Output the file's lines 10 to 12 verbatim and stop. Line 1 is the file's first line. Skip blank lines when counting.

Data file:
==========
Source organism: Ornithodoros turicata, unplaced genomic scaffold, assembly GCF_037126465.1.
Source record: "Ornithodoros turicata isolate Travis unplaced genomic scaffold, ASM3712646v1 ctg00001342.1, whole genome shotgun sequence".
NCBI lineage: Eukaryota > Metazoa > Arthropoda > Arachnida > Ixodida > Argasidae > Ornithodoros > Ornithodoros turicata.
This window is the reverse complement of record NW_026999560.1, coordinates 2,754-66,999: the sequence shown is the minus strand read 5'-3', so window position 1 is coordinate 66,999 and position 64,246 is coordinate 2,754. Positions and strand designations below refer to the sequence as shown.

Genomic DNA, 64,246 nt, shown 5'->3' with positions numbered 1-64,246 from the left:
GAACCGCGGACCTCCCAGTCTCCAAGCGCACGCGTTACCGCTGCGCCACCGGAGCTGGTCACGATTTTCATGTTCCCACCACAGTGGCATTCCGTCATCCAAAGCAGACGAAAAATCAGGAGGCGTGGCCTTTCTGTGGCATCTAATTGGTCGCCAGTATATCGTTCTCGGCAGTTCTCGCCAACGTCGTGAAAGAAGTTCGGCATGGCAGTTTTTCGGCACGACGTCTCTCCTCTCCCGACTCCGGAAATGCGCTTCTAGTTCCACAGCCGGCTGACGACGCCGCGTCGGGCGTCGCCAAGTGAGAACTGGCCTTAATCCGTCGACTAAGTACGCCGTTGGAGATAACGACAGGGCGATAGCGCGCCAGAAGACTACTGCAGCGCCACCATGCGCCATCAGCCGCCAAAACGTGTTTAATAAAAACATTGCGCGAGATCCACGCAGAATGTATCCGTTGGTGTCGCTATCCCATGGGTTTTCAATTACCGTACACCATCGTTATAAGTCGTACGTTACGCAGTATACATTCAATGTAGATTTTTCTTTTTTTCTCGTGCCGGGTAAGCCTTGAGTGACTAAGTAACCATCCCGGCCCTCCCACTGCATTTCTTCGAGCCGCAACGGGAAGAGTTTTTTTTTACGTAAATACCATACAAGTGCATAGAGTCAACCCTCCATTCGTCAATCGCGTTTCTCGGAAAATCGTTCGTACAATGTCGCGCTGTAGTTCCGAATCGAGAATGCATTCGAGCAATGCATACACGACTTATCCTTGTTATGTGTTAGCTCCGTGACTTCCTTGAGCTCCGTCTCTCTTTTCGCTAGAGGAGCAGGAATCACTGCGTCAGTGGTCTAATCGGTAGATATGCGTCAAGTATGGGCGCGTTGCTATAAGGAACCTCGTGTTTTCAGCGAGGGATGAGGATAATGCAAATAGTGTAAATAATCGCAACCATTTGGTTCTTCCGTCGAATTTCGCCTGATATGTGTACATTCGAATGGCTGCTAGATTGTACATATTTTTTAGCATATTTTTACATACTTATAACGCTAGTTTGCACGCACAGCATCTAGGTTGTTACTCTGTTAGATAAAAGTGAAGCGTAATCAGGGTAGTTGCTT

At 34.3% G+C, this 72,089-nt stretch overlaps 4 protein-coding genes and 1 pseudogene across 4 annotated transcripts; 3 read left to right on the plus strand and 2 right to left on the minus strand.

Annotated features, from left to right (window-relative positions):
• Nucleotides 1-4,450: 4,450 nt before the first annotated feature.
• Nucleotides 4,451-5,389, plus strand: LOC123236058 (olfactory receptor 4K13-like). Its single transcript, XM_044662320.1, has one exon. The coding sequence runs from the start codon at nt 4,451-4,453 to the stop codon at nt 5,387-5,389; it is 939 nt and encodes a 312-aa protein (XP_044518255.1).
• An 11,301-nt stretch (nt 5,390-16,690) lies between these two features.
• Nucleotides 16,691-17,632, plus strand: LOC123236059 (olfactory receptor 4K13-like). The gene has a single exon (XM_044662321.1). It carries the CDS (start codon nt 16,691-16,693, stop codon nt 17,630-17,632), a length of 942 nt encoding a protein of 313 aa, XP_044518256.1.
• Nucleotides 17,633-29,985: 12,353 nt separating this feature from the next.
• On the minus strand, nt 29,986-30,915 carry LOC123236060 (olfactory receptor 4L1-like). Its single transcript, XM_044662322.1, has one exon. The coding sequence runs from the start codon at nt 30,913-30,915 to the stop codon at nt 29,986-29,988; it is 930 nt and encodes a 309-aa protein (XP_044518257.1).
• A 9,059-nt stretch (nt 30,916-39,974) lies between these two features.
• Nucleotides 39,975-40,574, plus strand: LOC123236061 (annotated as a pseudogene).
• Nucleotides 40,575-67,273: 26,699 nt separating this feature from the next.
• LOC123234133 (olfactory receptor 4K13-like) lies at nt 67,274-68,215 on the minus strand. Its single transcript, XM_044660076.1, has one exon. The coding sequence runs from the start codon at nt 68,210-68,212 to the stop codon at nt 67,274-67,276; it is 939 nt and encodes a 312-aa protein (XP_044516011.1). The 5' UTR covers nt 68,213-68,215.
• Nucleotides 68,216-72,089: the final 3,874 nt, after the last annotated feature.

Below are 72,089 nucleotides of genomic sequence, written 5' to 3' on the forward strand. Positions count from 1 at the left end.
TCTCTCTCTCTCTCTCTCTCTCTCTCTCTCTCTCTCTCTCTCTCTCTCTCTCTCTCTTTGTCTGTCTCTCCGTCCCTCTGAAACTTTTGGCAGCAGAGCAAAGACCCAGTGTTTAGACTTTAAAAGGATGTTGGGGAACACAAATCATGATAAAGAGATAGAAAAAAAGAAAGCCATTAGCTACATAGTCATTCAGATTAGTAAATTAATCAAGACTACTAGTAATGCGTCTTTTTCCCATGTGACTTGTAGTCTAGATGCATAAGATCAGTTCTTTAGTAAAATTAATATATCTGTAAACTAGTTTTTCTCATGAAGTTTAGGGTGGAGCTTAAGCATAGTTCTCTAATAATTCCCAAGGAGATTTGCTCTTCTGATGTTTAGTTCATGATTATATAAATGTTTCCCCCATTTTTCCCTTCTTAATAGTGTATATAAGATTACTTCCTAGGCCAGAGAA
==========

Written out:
• Nucleotides 4,451-5,389, plus strand: LOC123236058 (olfactory receptor 4K13-like). Its single transcript, XM_044662320.1, has one exon. The coding sequence runs from the start codon at nt 4,451-4,453 to the stop codon at nt 5,387-5,389; it is 939 nt and encodes a 312-aa protein (XP_044518255.1).
• An 11,301-nt stretch (nt 5,390-16,690) lies between these two features.
• Nucleotides 16,691-17,632, plus strand: LOC123236059 (olfactory receptor 4K13-like). The gene has a single exon (XM_044662321.1). It carries the CDS (start codon nt 16,691-16,693, stop codon nt 17,630-17,632), a length of 942 nt encoding a protein of 313 aa, XP_044518256.1.